5.3. Initializing the System for Drive Encryption

Here is some information about how you can initialize your DGX system for drive encryption.

Note: Before you initialize drive encryption, see Configuring Trusted Computing and, if necessary, complete the configuration instructions.
Initialize the system for drive encryption using the nv-disk-encrypt command.
$ sudo nv-disk-encrypt init [-k <your-vault-password>] [-f <path/to/ json-file>] [-g] [-r]
Here are the options:
  • k lets you create the vault password within the command. Otherwise, the software will prompt you to create a password before proceeding.
  • -f lets you specify a JSON file that contains a mapping of passwords to drives.

    See Example 1: Passing in the JSON File for more information.

  • -g generates random salt values (stored in /etc/nv-disk-encrypt/

    .dgxenc.salt) for each drive password. NVIDIA strongly recommends using this option for best security, otherwise the software will use a default salt value instead of a randomly generated one.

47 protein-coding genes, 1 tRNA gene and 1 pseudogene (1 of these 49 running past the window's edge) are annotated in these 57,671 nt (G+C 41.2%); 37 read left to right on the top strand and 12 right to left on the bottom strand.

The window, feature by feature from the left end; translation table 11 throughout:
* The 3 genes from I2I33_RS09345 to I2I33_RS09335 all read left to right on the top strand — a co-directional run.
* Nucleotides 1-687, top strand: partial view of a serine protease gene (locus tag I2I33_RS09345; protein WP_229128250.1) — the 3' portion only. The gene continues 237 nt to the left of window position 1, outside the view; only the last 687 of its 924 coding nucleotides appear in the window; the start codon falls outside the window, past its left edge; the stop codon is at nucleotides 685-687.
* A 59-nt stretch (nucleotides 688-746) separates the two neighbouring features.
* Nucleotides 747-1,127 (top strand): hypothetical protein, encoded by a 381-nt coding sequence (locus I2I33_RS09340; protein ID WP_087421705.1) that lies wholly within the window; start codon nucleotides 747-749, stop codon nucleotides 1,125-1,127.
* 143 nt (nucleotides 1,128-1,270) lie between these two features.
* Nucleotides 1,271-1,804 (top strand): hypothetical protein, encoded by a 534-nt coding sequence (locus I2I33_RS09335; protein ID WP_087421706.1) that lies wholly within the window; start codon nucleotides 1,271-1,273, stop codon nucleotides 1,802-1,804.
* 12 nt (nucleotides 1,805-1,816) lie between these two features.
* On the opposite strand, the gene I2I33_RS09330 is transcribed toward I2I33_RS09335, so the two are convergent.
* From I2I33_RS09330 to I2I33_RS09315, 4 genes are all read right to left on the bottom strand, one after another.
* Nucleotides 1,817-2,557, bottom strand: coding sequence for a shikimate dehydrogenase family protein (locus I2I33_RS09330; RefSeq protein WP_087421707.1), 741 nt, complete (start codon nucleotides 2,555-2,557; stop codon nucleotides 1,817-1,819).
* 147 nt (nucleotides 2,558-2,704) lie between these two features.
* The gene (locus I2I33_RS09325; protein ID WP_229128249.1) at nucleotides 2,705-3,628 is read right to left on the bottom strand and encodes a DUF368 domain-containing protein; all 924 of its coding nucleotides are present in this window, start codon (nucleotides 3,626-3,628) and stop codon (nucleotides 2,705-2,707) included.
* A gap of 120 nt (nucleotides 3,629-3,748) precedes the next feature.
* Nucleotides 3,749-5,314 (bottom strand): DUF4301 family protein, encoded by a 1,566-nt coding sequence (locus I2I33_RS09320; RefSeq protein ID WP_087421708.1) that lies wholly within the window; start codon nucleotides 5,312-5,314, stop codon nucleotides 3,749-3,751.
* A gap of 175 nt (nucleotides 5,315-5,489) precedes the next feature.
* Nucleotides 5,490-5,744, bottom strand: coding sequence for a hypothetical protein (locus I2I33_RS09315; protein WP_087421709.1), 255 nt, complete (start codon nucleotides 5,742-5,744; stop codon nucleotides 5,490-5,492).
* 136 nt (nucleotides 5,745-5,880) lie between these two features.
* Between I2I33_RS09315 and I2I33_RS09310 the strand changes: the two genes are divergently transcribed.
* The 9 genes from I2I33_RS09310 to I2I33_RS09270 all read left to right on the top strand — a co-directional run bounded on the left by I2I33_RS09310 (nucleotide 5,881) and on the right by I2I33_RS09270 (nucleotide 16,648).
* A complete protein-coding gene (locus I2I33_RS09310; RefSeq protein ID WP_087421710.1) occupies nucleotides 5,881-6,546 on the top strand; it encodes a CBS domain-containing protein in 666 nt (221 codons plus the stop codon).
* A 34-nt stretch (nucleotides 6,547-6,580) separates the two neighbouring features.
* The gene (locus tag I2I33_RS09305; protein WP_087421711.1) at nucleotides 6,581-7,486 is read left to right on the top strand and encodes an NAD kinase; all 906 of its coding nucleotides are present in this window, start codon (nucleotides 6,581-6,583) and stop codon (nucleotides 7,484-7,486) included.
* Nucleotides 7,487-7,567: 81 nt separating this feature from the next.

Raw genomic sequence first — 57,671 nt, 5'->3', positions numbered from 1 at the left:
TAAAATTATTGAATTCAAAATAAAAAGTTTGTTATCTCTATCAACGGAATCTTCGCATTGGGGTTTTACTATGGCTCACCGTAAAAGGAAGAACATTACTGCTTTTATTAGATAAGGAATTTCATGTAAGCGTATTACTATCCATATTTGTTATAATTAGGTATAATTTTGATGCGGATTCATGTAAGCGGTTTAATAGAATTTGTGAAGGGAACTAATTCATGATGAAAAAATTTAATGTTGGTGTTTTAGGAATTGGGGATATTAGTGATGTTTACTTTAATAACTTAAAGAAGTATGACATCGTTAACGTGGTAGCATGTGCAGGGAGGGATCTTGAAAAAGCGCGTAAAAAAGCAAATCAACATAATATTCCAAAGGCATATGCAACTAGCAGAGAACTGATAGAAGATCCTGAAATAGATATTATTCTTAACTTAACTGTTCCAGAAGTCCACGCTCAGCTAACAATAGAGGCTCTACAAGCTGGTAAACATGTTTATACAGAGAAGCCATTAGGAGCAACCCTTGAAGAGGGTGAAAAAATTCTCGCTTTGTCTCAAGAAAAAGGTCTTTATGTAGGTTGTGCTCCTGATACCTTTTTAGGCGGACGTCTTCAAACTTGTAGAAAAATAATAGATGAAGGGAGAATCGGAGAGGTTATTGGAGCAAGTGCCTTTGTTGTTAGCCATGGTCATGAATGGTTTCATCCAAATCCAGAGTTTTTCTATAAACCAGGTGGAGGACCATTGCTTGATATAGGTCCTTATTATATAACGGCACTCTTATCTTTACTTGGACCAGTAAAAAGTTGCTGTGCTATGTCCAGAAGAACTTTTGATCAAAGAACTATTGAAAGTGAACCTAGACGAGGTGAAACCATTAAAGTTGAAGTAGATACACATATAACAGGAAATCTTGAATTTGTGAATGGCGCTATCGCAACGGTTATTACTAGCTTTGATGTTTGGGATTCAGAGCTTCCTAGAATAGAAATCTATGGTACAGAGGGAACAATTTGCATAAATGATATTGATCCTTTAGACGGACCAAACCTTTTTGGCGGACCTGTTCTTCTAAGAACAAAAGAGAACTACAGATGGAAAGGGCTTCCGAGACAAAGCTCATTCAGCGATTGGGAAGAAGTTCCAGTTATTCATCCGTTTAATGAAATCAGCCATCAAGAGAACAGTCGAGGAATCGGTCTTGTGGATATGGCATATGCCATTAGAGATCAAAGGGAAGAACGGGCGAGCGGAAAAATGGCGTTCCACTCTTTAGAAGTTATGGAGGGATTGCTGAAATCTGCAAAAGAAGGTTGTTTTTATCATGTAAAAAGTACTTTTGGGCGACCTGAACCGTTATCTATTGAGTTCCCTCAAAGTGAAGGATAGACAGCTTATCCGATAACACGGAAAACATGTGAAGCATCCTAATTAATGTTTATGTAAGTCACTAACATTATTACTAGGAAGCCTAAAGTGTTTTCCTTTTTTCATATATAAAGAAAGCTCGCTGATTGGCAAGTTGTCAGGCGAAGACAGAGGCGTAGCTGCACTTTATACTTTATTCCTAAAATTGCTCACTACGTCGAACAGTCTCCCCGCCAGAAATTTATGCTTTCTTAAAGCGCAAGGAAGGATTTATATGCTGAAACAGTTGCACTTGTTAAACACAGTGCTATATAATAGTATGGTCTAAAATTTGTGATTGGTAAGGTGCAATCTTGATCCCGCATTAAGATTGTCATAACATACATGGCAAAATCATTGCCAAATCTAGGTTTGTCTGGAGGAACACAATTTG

• -r generates random passwords for each drive.

    This avoids the need to create a JSON file or the need to enter a password one by one during the initialization.

5.4. Enabling Drive Locking

Here is some information about how to enable drive locking.

After initializing the system for SED management, use the nv-disk-encrypt command to enable drive locking by issuing the following command:

$ sudo nv-disk-encrypt lock

After initializing the system and enabling drive locking, when the drives lose power, the drives will be locked. After power is restored to the system, and the system is rebooted, the system will automatically unlock each drive.

5.5. Initialization Examples

This section provides information about some initialization examples.

5.5.1. Example 1: Passing in the JSON File

This section provides information about a method that specifies the drive/password mapping ahead of time.

By using the method in this example, you can simultaneously initialize several drives at a time, and after issuing the initialization command, and avoid entering a password for each drive.

5.5.1.1. Determining the Drives Can be Managed as Self Encrypting